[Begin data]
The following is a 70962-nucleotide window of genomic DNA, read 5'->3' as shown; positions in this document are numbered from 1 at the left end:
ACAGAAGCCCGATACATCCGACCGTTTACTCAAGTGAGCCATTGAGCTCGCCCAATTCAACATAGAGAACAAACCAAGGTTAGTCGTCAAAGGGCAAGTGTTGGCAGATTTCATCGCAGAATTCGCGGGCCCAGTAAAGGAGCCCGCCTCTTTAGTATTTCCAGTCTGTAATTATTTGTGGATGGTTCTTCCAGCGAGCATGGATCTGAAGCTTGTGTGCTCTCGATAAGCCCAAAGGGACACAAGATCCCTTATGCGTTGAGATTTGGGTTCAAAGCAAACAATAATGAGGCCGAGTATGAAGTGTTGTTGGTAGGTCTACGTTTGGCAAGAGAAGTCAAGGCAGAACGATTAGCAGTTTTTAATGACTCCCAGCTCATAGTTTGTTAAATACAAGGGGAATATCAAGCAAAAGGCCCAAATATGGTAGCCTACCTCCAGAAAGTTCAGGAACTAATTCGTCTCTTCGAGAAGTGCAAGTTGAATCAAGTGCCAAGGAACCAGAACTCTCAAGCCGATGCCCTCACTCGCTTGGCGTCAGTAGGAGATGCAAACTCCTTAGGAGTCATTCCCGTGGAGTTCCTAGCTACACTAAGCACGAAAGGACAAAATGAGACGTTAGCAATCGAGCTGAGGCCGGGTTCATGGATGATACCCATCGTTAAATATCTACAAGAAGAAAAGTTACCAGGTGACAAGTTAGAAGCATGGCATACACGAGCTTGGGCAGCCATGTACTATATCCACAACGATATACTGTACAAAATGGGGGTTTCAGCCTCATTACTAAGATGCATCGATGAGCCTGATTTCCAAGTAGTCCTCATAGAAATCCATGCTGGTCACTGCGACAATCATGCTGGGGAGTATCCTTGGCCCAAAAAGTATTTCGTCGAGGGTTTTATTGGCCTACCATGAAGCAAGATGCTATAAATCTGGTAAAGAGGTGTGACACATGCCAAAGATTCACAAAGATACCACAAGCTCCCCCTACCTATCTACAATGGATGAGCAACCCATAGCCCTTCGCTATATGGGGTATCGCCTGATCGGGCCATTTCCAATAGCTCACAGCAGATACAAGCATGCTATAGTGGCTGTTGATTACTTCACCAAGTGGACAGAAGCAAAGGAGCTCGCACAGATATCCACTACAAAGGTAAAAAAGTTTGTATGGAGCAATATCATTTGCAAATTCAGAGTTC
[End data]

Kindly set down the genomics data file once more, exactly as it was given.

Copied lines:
The following is a 70962-nucleotide window of genomic DNA, read 5'->3' as shown; positions in this document are numbered from 1 at the left end:
ACAGAAGCCCGATACATCCGACCGTTTACTCAAGTGAGCCATTGAGCTCGCCCAATTCAACATAGAGAACAAACCAAGGTTAGTCGTCAAAGGGCAAGTGTTGGCAGATTTCATCGCAGAATTCGCGGGCCCAGTAAAGGAGCCCGCCTCTTTAGTATTTCCAGTCTGTAATTATTTGTGGATGGTTCTTCCAGCGAGCATGGATCTGAAGCTTGTGTGCTCTCGATAAGCCCAAAGGGACACAAGATCCCTTATGCGTTGAGATTTGGGTTCAAAGCAAACAATAATGAGGCCGAGTATGAAGTGTTGTTGGTAGGTCTACGTTTGGCAAGAGAAGTCAAGGCAGAACGATTAGCAGTTTTTAATGACTCCCAGCTCATAGTTTGTTAAATACAAGGGGAATATCAAGCAAAAGGCCCAAATATGGTAGCCTACCTCCAGAAAGTTCAGGAACTAATTCGTCTCTTCGAGAAGTGCAAGTTGAATCAAGTGCCAAGGAACCAGAACTCTCAAGCCGATGCCCTCACTCGCTTGGCGTCAGTAGGAGATGCAAACTCCTTAGGAGTCATTCCCGTGGAGTTCCTAGCTACACTAAGCACGAAAGGACAAAATGAGACGTTAGCAATCGAGCTGAGGCCGGGTTCATGGATGATACCCATCGTTAAATATCTACAAGAAGAAAAGTTACCAGGTGACAAGTTAGAAGCATGGCATACACGAGCTTGGGCAGCCATGTACTATATCCACAACGATATACTGTACAAAATGGGGGTTTCAGCCTCATTACTAAGATGCATCGATGAGCCTGATTTCCAAGTAGTCCTCATAGAAATCCATGCTGGTCACTGCGACAATCATGCTGGGGAGTATCCTTGGCCCAAAAAGTATTTCGTCGAGGGTTTTATTGGCCTACCATGAAGCAAGATGCTATAAATCTGGTAAAGAGGTGTGACACATGCCAAAGATTCACAAAGATACCACAAGCTCCCCCTACCTATCTACAATGGATGAGCAACCCATAGCCCTTCGCTATATGGGGTATCGCCTGATCGGGCCATTTCCAATAGCTCACAGCAGATACAAGCATGCTATAGTGGCTGTTGATTACTTCACCAAGTGGACAGAAGCAAAGGAGCTCGCACAGATATCCACTACAAAGGTAAAAAAGTTTGTATGGAGCAATATCATTTGCAAATTCAGAGTTC